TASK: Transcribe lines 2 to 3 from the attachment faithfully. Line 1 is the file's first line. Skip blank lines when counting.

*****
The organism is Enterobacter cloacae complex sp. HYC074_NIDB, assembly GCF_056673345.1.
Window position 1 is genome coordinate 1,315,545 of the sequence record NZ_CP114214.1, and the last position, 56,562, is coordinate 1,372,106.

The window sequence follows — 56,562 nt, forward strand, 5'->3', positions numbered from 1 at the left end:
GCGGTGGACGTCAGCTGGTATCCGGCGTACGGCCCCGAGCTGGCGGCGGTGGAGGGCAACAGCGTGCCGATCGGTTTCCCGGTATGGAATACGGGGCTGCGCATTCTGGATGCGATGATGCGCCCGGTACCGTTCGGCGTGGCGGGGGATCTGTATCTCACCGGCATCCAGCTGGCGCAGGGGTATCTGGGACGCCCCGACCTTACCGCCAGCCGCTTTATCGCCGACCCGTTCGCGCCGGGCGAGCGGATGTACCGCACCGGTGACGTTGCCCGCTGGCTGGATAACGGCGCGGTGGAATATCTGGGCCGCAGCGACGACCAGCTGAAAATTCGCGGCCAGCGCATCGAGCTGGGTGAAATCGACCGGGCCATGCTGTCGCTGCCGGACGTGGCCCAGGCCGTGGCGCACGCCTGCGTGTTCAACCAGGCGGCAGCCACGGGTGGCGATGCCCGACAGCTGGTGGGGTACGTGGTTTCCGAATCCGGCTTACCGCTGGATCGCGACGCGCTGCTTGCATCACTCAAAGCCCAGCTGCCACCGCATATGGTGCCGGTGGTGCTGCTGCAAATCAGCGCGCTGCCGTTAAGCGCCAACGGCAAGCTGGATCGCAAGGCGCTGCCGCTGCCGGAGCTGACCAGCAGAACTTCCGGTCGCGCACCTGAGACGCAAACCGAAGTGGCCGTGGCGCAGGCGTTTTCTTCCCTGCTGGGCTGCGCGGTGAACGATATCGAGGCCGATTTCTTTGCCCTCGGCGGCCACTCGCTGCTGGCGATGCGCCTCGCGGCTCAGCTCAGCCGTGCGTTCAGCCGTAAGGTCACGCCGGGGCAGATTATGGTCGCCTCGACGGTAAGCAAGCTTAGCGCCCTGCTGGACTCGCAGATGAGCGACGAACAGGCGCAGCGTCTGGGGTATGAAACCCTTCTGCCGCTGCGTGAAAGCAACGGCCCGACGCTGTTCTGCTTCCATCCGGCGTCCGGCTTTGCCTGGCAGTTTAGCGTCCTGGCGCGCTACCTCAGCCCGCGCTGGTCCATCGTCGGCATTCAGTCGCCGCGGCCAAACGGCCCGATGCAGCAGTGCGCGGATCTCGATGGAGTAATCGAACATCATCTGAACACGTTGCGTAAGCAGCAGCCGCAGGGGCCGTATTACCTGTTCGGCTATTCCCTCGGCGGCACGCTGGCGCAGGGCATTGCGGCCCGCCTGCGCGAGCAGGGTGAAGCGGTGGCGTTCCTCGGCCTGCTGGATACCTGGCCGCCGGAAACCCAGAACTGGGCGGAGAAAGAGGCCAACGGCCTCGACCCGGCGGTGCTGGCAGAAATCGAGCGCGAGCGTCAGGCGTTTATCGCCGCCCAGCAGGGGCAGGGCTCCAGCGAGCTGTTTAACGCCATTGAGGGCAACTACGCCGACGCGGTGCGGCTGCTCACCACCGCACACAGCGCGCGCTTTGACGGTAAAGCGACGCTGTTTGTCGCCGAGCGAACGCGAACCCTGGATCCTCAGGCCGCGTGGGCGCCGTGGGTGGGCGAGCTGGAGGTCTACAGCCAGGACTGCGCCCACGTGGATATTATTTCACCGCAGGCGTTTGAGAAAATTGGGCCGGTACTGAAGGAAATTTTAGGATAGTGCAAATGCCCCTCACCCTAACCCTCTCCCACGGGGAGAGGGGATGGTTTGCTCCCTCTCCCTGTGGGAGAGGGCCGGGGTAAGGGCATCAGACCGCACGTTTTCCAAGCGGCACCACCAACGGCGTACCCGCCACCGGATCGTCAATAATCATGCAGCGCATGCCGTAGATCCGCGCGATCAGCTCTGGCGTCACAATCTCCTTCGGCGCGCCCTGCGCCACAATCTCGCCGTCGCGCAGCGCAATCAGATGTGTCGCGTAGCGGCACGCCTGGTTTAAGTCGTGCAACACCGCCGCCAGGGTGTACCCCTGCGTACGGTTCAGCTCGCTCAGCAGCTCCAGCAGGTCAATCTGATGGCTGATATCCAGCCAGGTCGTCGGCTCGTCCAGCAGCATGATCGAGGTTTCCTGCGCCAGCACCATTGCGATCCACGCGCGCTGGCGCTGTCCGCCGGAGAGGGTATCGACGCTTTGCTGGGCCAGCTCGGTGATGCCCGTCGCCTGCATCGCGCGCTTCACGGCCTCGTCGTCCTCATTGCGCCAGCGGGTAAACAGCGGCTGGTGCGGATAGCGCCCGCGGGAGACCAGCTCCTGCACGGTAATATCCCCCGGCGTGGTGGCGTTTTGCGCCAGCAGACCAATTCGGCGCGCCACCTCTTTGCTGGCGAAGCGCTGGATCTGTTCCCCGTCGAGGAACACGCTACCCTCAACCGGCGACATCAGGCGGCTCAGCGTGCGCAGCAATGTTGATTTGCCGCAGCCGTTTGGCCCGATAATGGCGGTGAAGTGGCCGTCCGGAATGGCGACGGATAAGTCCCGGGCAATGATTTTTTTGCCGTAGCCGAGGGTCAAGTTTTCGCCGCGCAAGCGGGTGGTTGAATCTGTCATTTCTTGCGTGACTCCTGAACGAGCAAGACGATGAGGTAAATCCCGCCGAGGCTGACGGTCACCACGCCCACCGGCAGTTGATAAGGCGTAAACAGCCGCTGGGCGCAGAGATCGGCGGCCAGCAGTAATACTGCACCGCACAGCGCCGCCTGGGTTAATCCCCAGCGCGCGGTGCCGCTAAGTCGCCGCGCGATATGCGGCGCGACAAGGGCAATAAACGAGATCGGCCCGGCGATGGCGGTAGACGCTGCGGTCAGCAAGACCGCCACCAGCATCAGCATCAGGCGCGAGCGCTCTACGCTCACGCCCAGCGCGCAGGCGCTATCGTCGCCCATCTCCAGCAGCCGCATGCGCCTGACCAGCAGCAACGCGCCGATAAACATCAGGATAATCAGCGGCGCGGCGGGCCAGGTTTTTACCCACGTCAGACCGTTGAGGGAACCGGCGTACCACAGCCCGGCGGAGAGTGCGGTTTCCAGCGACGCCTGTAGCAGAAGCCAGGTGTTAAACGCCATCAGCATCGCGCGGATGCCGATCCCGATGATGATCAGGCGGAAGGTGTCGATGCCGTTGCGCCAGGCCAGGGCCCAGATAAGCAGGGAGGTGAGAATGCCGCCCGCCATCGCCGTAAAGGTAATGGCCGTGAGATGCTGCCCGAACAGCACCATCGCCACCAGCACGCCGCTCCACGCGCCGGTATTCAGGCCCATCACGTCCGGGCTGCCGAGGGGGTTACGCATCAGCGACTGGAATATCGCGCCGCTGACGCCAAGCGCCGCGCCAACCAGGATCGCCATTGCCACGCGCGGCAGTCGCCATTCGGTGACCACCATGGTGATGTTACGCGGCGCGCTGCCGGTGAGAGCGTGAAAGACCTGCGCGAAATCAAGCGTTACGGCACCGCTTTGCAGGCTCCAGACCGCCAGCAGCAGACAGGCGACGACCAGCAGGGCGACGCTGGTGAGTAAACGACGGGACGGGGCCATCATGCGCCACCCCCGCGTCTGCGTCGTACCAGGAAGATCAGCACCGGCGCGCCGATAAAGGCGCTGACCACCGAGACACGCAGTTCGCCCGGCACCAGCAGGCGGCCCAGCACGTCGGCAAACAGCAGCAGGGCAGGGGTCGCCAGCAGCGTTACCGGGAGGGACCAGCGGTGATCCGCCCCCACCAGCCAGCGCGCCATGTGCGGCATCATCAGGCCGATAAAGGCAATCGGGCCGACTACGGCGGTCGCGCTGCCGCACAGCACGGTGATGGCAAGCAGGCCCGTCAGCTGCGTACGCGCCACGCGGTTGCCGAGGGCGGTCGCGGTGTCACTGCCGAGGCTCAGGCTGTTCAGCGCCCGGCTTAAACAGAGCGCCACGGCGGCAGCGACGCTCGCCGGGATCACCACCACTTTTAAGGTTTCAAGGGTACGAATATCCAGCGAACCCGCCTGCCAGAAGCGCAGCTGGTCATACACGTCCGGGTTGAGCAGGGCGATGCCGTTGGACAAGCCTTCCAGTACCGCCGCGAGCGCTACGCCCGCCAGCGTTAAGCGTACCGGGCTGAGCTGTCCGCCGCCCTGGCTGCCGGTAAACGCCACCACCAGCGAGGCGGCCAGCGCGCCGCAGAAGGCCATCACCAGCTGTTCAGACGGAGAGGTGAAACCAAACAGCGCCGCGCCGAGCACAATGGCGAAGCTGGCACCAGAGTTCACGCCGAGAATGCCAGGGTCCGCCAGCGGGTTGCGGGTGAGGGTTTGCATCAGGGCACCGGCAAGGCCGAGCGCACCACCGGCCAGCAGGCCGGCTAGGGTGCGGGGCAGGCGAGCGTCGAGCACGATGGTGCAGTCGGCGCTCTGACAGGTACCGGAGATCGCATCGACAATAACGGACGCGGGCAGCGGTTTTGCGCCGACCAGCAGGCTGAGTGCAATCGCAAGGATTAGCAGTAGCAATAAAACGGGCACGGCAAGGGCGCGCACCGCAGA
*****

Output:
Window position 1 is genome coordinate 1,315,545 of the sequence record NZ_CP114214.1, and the last position, 56,562, is coordinate 1,372,106.

The window sequence follows — 56,562 nt, forward strand, 5'->3', positions numbered from 1 at the left end: